- Because small and rural states get that boost in relative voter efficiency, it causes rural voters to be over-represented. This is exactly the distortion that leads to the current tragedy.
- The lack of uniformity in how states allocate their Electors makes the system ripe for partisan hijacking; a proposal was only narrowly defeated in 2011 to change Pennsylvania’s Electoral system from winner-take-all to by-congressional-district, thus virtually guaranteeing that Mitt Romney would have won about half the state’s electors despite getting shellacked by President Obama. No corresponding red state would have done the same.
These pernicious bugs, as so many of our system’s peculiarities do, have their root in the original sin of America’s founding, the institution of slavery. The EC allowed the Southern slave-holding states to wield far-greater influence in the selection of the President than their voting populations would otherwise have had.
Back when national tabulating and reporting of election numbers was a laborious and difficult task, you could still make a weak argument for the system. These days, our popular vote is tallied on election night right along with the state-by-state projections. There is no use for the Electoral College in a modern democracy. Unfortunately, it would require a long, drawn-out constitutional amendment process to eliminate the EC. Fortunately, however, we can “hack” it: I give you the National Popular Vote Interstate Compact (NPVIC).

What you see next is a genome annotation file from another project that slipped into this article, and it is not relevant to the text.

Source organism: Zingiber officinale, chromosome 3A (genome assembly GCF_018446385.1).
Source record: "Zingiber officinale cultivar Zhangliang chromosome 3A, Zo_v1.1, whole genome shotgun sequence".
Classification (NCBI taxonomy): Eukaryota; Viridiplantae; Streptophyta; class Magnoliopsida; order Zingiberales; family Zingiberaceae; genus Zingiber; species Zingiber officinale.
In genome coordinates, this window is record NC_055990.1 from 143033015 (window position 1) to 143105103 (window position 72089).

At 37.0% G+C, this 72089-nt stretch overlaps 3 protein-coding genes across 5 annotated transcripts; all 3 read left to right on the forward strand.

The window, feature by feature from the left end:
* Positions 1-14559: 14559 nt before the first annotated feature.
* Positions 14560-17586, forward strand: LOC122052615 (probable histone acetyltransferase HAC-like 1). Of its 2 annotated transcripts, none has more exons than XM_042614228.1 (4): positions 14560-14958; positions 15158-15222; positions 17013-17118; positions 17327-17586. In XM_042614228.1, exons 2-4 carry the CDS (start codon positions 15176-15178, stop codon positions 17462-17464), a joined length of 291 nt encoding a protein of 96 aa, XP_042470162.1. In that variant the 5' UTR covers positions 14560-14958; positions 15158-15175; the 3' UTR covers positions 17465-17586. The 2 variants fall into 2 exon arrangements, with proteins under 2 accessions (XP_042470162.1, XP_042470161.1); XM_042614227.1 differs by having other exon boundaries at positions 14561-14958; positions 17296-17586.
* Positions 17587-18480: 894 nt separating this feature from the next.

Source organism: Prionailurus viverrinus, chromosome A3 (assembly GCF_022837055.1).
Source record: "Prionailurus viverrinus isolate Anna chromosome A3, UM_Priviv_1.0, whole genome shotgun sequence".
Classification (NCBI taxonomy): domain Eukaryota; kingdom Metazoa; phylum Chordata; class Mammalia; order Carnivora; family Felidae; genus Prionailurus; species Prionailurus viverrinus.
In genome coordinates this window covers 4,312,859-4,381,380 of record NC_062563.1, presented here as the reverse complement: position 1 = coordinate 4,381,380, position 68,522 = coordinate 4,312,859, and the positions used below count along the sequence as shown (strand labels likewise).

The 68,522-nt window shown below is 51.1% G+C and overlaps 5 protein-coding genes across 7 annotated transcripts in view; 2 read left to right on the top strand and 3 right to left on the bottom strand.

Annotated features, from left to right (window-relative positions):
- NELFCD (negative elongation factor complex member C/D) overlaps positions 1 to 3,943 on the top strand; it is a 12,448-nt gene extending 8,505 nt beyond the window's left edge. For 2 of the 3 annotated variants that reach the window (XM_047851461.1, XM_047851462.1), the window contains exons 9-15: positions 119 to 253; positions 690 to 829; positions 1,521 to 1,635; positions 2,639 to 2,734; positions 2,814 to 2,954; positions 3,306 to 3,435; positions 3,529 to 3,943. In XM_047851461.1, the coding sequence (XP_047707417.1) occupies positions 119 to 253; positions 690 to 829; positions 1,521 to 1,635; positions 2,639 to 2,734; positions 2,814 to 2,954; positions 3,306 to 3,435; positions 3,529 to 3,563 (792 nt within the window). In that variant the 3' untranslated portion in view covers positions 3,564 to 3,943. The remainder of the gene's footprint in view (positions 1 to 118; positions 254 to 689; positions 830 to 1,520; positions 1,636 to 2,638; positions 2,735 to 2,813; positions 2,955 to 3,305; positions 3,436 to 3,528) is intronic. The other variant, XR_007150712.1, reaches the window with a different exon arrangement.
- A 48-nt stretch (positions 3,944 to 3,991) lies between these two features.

We need to push all of our various states to sign on the NPVIC. Right now, states totaling 135 Electors have committed, but they are all in “safe” blue states. We need to somehow get red states and battleground states to commit to the plan to get us to the magic 270 number. Once again, citizen initiative processes and sustained pressure on state legislatures are the route to go here.
#6: Start Organizing Now for 2020
This, here, is what we’re playing towards: the Presidential, Congressional, and state legislative elections in 2020. With a strong Democratic candidate for President, we can absolutely win back the White House. Huge numbers of Trump supporters voted for him out of a desire to see him shake up (or even blow up) the political culture of Washington, and restore their economic fortunes. When the exact opposite ends up happening instead – Washington insiders and well-connected members of the donor class end up doing very well for themselves, while the economy and the social safety net get detonated – they will be ready to hand power back to the only party that has shown any capacity for economic management in the last 50 years.